Sunday, February 6, 2011

Pathways of Life

It seems like the difficult conversations with our kids are coming thick and fast lately.  Not only are we fielding the usual adolescent boy stuff, and the girl-on-the-brink-of-hormones stuff, but we've been having to talk a lot with Princess Yakyak about her brother, Safety Guy.  I know it's always been hard for her to live with an older brother with Asperger's.  We've done our best to make sure she doesn't get any less attention and consideration than he has needed over the years.  It was much easier when she was little - she didn't ask tough questions so often, or think about the future so much.  Things have gotten much more interesting this year, as their emotional maturity is overlapping, and their academic differences becoming more noticeable.

This morning's conversation was prompted by our decision to have Safety Guy stay home from church with me, because he's developed a cough, and has also had trouble with sleeping soundly lately.  He was up for a while last night, and was pretty dragged out this morning.  Princess commented that he was probably making it all up, and why didn't he have to go to church?  I explained to her that her Dad and I decided to do this so that he'd be rested and better able to deal with school tomorrow.  I told her that returning to school has been much harder for him than for her - she took to it like a duck to water, but he's had trouble not only with his math learning disability and writing issues, but with bullying on top of that.  Being tired and feeling unwell only  makes him that much less likely to focus and be able to learn during the school day.

Looking for potential, and imagining the dividends:  
my kids are like fields, being planted, cultivated, weeded and pruned now, 
but the harvest is still years in the future.

Princess acted surprised when I told her about the bullying that has happened to Safety Guy.  (I don't know where she's been all year - it's not like it's a secret, and we've talked about it in front of her often enough.)  She said, "But they have those 'NO BULLYING' posters all over the school!"  I told her that some kids either don't learn quickly not to bully or don't care how they treat others no matter how often they're given the rules and consequences.  Either way, her brother has been the target of some consistent physical and verbal bullying since the beginning of the school year, in spite of the excellent efforts of the school to keep it to a minimum.  She was upset on his behalf, which I was glad to see.

Then she made a comment that really bothered me, although I think I handled it okay.  She said, "He should be a janitor when he grows up."  I squashed my initial "He can do much more than that!" impulse and asked her why she thought that.  She said, "Because he wouldn't need to do much math."  Good thinking, even if it came out sounding like a put down - she didn't mean it that way at all, to my relief.  But her helpful suggestion tapped into my fears for his future:  what kind of job will he be able to hold down?  How independent will he be?  I can't answer those questions right now, but it's on my mind quite a bit.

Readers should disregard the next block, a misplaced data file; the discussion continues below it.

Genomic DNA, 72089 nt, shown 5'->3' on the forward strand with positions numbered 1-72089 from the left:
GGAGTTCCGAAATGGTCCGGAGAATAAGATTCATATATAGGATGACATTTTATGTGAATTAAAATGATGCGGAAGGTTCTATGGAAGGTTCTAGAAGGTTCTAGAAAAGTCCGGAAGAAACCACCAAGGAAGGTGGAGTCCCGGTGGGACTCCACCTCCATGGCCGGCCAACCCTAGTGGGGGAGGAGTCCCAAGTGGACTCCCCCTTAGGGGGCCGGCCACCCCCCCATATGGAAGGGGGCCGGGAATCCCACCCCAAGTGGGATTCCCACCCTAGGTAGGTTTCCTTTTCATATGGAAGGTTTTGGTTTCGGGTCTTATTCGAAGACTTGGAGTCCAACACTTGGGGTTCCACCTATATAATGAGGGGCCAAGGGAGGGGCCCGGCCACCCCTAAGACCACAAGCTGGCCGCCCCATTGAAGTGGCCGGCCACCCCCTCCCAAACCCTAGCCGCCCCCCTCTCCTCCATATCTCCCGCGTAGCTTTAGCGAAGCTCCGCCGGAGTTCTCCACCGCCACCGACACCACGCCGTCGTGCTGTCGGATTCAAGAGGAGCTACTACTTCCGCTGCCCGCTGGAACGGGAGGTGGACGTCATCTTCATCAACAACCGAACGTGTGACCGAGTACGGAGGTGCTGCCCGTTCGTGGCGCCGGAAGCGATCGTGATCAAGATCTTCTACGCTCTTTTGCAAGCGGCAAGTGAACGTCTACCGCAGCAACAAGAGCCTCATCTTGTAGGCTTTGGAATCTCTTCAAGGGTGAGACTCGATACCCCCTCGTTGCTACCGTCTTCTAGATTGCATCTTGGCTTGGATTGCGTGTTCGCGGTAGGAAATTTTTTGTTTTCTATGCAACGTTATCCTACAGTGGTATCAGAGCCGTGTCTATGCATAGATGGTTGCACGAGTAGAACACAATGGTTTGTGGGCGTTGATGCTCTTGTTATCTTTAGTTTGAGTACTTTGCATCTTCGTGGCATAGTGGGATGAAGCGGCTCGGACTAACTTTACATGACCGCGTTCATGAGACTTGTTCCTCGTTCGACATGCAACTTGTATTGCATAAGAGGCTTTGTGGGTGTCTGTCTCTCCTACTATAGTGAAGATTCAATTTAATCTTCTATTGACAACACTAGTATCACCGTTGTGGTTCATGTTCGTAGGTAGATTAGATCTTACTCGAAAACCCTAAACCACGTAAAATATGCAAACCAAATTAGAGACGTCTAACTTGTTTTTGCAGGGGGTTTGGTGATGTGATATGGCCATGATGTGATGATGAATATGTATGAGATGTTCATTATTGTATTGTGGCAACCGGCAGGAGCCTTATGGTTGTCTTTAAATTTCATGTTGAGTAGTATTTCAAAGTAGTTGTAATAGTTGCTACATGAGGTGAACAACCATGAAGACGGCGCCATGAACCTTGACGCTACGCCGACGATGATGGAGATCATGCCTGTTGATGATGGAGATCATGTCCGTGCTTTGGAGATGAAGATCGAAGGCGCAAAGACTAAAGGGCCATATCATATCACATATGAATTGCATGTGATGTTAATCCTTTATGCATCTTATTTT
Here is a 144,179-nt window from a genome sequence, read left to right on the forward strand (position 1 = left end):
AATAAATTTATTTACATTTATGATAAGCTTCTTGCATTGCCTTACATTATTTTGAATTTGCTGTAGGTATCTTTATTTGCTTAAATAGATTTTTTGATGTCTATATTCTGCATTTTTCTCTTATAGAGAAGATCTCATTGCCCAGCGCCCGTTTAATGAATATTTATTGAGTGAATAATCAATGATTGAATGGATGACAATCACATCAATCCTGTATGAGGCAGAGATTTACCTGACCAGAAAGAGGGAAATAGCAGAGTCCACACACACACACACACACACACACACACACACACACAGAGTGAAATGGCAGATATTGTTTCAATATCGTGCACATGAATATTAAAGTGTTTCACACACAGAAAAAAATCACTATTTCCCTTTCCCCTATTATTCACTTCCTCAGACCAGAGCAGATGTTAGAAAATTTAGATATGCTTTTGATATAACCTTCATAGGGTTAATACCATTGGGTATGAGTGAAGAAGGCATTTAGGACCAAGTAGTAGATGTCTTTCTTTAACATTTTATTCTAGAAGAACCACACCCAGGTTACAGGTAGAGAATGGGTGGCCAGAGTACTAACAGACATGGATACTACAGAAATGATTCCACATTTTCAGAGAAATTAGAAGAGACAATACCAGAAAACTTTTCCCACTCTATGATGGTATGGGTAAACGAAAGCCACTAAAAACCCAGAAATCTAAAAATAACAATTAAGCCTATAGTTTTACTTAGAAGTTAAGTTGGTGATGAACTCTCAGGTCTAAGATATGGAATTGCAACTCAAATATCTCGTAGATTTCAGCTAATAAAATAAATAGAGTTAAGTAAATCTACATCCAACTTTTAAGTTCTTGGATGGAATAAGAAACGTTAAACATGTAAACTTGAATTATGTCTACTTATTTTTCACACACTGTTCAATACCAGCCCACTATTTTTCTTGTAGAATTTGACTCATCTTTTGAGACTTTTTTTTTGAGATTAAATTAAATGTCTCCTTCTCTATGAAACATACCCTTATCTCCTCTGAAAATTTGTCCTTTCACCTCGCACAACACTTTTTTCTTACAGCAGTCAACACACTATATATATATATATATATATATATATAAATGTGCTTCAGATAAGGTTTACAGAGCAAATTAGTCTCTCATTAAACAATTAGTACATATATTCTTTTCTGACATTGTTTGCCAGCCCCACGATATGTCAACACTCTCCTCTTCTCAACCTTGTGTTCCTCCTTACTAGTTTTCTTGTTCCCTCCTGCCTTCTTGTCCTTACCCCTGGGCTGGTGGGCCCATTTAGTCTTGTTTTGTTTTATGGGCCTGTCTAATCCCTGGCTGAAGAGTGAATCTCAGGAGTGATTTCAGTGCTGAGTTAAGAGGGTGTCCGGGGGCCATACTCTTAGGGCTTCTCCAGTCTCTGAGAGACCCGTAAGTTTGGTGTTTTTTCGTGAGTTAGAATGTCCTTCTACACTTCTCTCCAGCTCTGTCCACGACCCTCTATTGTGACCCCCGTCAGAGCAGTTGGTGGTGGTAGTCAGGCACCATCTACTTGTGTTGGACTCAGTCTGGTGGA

I explained to her that I don't expect them to perform the same in school.  They're different people, with different strengths and weaknesses.  We just want them to do their best within their abilities.  They both got their report cards this week, and there was some minor unhappiness over who got what grades, but the fact is that they're three grades apart, in different schools.  They're being graded at two different levels, on different skills.  It's apples and oranges - comparing their grades just isn't relevant.  They got over that pretty quickly, to my relief.  Still, it's an issue that won't go away, as she is likely to surpass his ability in math within the next year, and probably in writing too.  Emotionally she's already on a par with him and moving up.

Yesterday, after talking to me about her friend's sister who didn't want to sit with Safety Guy on the bus even though he wanted to sit with her, Princess commented to me that her brother would never find a girl to date.  I reminded her about his social difficulties, and that it would always be harder for him to form relationships, but certainly not impossible.  Princess Yakyak is way too perceptive by a long shot for my comfort (I've wondered about him dating, and he's said that he really wants to meet someone and have a family someday) - but she's not here for my comfort.  Heck, I'm looking with a certain amount of dread toward her becoming a young lady, which will happen sooner rather than later.  Heaven help me, I'm going to worry far more about her relationships than her brother's, I think.

Hopefully we can help them make the most of their gifts, and work around or through their areas of struggle.  But I really, really don't want them to grow up competing with each other academically or in everyday life.   Our comparing them to each other would be pointless, and even harmful to them.  They've each got their own path to walk.  I hope it involves healthy relationships and productive employment.  May the Lord walk with them all the way.

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